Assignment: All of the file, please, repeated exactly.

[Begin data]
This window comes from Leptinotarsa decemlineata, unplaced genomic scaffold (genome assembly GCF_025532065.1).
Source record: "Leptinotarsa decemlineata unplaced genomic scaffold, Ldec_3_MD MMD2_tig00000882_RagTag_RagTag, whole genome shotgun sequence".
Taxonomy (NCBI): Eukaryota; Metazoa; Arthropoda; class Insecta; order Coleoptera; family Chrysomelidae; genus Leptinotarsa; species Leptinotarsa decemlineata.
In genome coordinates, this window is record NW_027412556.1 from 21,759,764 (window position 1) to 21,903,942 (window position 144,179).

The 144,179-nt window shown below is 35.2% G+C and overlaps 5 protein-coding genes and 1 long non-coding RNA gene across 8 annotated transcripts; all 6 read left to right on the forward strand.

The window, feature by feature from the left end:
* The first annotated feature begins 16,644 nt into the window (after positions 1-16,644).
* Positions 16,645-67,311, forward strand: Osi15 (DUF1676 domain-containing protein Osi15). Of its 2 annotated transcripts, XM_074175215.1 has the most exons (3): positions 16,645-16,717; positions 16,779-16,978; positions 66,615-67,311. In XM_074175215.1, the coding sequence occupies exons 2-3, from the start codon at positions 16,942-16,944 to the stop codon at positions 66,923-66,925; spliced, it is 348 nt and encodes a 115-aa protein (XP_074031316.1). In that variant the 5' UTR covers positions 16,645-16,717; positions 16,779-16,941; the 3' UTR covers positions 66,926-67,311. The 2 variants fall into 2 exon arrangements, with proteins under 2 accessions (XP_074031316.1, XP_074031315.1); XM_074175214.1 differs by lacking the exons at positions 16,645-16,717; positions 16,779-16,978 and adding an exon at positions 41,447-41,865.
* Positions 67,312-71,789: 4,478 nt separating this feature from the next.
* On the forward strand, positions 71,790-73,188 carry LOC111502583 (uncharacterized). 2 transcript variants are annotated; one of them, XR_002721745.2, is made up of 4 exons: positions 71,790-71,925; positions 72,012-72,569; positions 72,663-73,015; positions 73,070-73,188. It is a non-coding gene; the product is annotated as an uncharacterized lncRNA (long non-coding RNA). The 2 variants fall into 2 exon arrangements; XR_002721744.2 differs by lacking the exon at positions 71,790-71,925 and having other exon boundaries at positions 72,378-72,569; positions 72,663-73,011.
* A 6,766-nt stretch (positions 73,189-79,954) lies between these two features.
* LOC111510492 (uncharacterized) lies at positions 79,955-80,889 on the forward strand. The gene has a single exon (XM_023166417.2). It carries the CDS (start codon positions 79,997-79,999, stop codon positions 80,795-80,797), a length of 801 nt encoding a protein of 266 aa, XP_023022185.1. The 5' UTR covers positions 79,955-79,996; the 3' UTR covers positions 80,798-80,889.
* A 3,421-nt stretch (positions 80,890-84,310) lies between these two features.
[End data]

This window comes from Leptinotarsa decemlineata, unplaced genomic scaffold (genome assembly GCF_025532065.1).
Source record: "Leptinotarsa decemlineata unplaced genomic scaffold, Ldec_3_MD MMD2_tig00000882_RagTag_RagTag, whole genome shotgun sequence".
Taxonomy (NCBI): Eukaryota; Metazoa; Arthropoda; class Insecta; order Coleoptera; family Chrysomelidae; genus Leptinotarsa; species Leptinotarsa decemlineata.
In genome coordinates, this window is record NW_027412556.1 from 21,759,764 (window position 1) to 21,903,942 (window position 144,179).

The 144,179-nt window shown below is 35.2% G+C and overlaps 5 protein-coding genes and 1 long non-coding RNA gene across 8 annotated transcripts; all 6 read left to right on the forward strand.

The window, feature by feature from the left end:
* The first annotated feature begins 16,644 nt into the window (after positions 1-16,644).
* Positions 16,645-67,311, forward strand: Osi15 (DUF1676 domain-containing protein Osi15). Of its 2 annotated transcripts, XM_074175215.1 has the most exons (3): positions 16,645-16,717; positions 16,779-16,978; positions 66,615-67,311. In XM_074175215.1, the coding sequence occupies exons 2-3, from the start codon at positions 16,942-16,944 to the stop codon at positions 66,923-66,925; spliced, it is 348 nt and encodes a 115-aa protein (XP_074031316.1). In that variant the 5' UTR covers positions 16,645-16,717; positions 16,779-16,941; the 3' UTR covers positions 66,926-67,311. The 2 variants fall into 2 exon arrangements, with proteins under 2 accessions (XP_074031316.1, XP_074031315.1); XM_074175214.1 differs by lacking the exons at positions 16,645-16,717; positions 16,779-16,978 and adding an exon at positions 41,447-41,865.
* Positions 67,312-71,789: 4,478 nt separating this feature from the next.
* On the forward strand, positions 71,790-73,188 carry LOC111502583 (uncharacterized). 2 transcript variants are annotated; one of them, XR_002721745.2, is made up of 4 exons: positions 71,790-71,925; positions 72,012-72,569; positions 72,663-73,015; positions 73,070-73,188. It is a non-coding gene; the product is annotated as an uncharacterized lncRNA (long non-coding RNA). The 2 variants fall into 2 exon arrangements; XR_002721744.2 differs by lacking the exon at positions 71,790-71,925 and having other exon boundaries at positions 72,378-72,569; positions 72,663-73,011.
* A 6,766-nt stretch (positions 73,189-79,954) lies between these two features.
* LOC111510492 (uncharacterized) lies at positions 79,955-80,889 on the forward strand. The gene has a single exon (XM_023166417.2). It carries the CDS (start codon positions 79,997-79,999, stop codon positions 80,795-80,797), a length of 801 nt encoding a protein of 266 aa, XP_023022185.1. The 5' UTR covers positions 79,955-79,996; the 3' UTR covers positions 80,798-80,889.
* A 3,421-nt stretch (positions 80,890-84,310) lies between these two features.